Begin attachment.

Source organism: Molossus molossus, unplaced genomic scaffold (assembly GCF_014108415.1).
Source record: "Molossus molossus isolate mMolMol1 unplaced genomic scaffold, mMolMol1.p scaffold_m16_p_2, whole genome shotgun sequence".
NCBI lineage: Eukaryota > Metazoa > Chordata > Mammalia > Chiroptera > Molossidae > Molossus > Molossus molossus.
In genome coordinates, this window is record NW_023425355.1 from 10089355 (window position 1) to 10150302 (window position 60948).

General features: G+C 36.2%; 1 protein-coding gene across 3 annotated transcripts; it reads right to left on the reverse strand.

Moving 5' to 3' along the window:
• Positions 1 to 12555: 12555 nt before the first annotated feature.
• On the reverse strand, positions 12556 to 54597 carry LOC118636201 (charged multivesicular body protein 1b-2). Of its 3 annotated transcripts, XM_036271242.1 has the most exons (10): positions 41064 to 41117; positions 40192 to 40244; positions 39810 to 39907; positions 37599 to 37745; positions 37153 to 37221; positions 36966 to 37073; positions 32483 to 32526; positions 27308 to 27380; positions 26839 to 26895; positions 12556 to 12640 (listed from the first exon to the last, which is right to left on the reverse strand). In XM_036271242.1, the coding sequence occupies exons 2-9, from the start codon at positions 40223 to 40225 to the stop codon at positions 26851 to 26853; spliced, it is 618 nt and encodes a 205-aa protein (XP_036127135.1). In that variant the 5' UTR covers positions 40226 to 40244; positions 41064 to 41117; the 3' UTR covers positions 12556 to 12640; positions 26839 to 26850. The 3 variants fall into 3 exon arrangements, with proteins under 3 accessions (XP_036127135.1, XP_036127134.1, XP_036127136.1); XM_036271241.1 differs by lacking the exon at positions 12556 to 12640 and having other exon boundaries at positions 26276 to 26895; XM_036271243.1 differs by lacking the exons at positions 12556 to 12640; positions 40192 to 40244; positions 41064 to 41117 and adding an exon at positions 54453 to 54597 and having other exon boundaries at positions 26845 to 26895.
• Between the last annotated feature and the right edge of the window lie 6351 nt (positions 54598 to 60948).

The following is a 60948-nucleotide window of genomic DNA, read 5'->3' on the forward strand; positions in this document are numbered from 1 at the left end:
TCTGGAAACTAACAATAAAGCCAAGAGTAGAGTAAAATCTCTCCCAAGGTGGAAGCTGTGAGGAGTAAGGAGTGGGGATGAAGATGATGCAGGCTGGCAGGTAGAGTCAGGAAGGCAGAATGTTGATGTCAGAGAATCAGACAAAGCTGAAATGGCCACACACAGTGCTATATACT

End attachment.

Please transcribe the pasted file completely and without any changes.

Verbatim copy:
Source organism: Molossus molossus, unplaced genomic scaffold (assembly GCF_014108415.1).
Source record: "Molossus molossus isolate mMolMol1 unplaced genomic scaffold, mMolMol1.p scaffold_m16_p_2, whole genome shotgun sequence".
NCBI lineage: Eukaryota > Metazoa > Chordata > Mammalia > Chiroptera > Molossidae > Molossus > Molossus molossus.
In genome coordinates, this window is record NW_023425355.1 from 10089355 (window position 1) to 10150302 (window position 60948).

General features: G+C 36.2%; 1 protein-coding gene across 3 annotated transcripts; it reads right to left on the reverse strand.

Moving 5' to 3' along the window:
• Positions 1 to 12555: 12555 nt before the first annotated feature.
• On the reverse strand, positions 12556 to 54597 carry LOC118636201 (charged multivesicular body protein 1b-2). Of its 3 annotated transcripts, XM_036271242.1 has the most exons (10): positions 41064 to 41117; positions 40192 to 40244; positions 39810 to 39907; positions 37599 to 37745; positions 37153 to 37221; positions 36966 to 37073; positions 32483 to 32526; positions 27308 to 27380; positions 26839 to 26895; positions 12556 to 12640 (listed from the first exon to the last, which is right to left on the reverse strand). In XM_036271242.1, the coding sequence occupies exons 2-9, from the start codon at positions 40223 to 40225 to the stop codon at positions 26851 to 26853; spliced, it is 618 nt and encodes a 205-aa protein (XP_036127135.1). In that variant the 5' UTR covers positions 40226 to 40244; positions 41064 to 41117; the 3' UTR covers positions 12556 to 12640; positions 26839 to 26850. The 3 variants fall into 3 exon arrangements, with proteins under 3 accessions (XP_036127135.1, XP_036127134.1, XP_036127136.1); XM_036271241.1 differs by lacking the exon at positions 12556 to 12640 and having other exon boundaries at positions 26276 to 26895; XM_036271243.1 differs by lacking the exons at positions 12556 to 12640; positions 40192 to 40244; positions 41064 to 41117 and adding an exon at positions 54453 to 54597 and having other exon boundaries at positions 26845 to 26895.
• Between the last annotated feature and the right edge of the window lie 6351 nt (positions 54598 to 60948).

The following is a 60948-nucleotide window of genomic DNA, read 5'->3' on the forward strand; positions in this document are numbered from 1 at the left end:
TCTGGAAACTAACAATAAAGCCAAGAGTAGAGTAAAATCTCTCCCAAGGTGGAAGCTGTGAGGAGTAAGGAGTGGGGATGAAGATGATGCAGGCTGGCAGGTAGAGTCAGGAAGGCAGAATGTTGATGTCAGAGAATCAGACAAAGCTGAAATGGCCACACACAGTGCTATATACT